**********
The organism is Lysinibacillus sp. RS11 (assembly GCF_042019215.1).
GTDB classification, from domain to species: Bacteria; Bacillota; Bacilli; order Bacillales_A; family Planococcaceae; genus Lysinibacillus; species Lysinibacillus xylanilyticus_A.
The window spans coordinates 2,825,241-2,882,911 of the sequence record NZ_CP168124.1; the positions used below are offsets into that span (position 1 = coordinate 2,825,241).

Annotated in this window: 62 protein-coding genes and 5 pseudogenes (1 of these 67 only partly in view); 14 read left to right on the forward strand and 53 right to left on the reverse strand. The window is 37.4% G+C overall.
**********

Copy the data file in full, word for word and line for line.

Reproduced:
The organism is Lysinibacillus sp. RS11 (assembly GCF_042019215.1).
GTDB classification, from domain to species: Bacteria; Bacillota; Bacilli; order Bacillales_A; family Planococcaceae; genus Lysinibacillus; species Lysinibacillus xylanilyticus_A.
The window spans coordinates 2,825,241-2,882,911 of the sequence record NZ_CP168124.1; the positions used below are offsets into that span (position 1 = coordinate 2,825,241).

Annotated in this window: 62 protein-coding genes and 5 pseudogenes (1 of these 67 only partly in view); 14 read left to right on the forward strand and 53 right to left on the reverse strand. The window is 37.4% G+C overall.